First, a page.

Wednesday, September 21, 2011

Creating a State Machine module for eXpand Framework–Part 2

Prerequisites
Part 1

In this post we are going to enhance the State Machine module UI. Remember that along with all the usual XAF goodies we can now use Xpand code base which gives us a lot more options. Our StateMachineTransitionPermission has 2 lookups, StateMachineName and StateMachine. Our goal is to populate both of these cascading lookups without creating a platform specific module.

StateMachineNames

Creating lookups is a common scenario for which Xpand provides a set of property editors and controllers. By contrast with other business frameworks XAF allows maximum flexibility. Therefore in most cases we are able to code in such a generic way that everything could live in separate frameworks such as eXpand. Now, in order to populate the StateMachine name I am going to derive a new controller from a specialized abstract controller which is Xpand.ExpressApp.SystemModule.PopulateController<T>. This controller uses the PredefinedValues attribute of the XAF model. When filling the attribute with a set of values separated by semicolons XAF will create a lookup with these values targeting each supported platform.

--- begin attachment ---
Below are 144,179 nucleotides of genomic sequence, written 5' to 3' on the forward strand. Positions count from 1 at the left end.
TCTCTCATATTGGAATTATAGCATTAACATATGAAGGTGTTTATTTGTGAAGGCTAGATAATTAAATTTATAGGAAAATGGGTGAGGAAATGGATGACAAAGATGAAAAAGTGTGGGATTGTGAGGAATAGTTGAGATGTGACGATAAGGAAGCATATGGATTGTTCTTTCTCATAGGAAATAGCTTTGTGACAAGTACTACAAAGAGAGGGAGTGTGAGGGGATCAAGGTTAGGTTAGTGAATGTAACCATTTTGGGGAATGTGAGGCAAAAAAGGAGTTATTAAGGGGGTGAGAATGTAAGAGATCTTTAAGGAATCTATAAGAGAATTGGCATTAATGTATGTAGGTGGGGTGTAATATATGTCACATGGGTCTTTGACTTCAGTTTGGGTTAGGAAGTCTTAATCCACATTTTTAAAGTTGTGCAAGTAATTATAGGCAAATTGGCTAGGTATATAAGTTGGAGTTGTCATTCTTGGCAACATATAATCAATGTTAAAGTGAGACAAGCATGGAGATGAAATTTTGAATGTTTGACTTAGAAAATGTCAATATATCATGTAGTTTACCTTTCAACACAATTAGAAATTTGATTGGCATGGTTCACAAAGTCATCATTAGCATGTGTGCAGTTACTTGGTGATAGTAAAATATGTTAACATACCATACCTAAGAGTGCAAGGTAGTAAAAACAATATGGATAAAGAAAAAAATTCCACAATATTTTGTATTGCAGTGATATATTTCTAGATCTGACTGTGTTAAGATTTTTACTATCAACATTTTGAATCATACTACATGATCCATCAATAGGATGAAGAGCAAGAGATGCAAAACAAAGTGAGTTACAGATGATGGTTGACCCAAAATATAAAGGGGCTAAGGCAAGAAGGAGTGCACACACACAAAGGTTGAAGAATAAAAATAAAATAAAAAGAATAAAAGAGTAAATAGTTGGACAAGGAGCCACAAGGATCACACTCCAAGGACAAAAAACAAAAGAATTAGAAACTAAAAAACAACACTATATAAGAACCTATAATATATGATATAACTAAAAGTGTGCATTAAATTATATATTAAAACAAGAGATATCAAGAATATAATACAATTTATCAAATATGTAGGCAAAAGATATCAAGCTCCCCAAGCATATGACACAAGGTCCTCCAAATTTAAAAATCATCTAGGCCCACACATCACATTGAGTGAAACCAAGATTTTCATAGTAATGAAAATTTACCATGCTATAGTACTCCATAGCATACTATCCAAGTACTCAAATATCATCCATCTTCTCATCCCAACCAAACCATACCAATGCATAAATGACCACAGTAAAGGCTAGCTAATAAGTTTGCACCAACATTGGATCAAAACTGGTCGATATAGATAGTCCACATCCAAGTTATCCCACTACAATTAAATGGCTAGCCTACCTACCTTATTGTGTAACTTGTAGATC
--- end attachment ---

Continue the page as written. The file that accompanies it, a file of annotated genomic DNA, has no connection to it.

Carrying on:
image

However, if at runtime we set the value of the PredefinedValues attribute this will be written at model’s lastlayer and it will make it dirty. We want to avoid this because we want to leave the lastlayer intact.. To cater for this need the populate controller uses a hack. First it stores the lastlayer in a variable then removes it from the model’s layers collection. As a result it is possible to modify the new lastlayer as shown in the Populate method and then return the clean old one to its place. Now the model has all the necessary information with a clean userdiffs layer and while XAF is creating a new view can get the PredefinedValues string from it and create the lookups.

public abstract class PopulateController<T> : ViewController<ObjectView> {

protected virtual void Populate(Func<IModelMember, string> collect) {

var name = PropertyName;

if (name != null) {

var model = ((ModelApplicationBase)Application.Model);

var lastLayer = model.LastLayer;

model.RemoveLayer(lastLayer);

PopulateCore(collect, name);

model.AddLayer(lastLayer);

}

}

private void PopulateCore(Func<IModelMember, string> collect, string propertyName) {

IModelMember modelMember = View.Model.ModelClass.AllMembers.FirstOrDefault(member => member.Name == propertyName);

if (modelMember != null) {

modelMember.PredefinedValues = collect.Invoke(modelMember);

}

}

}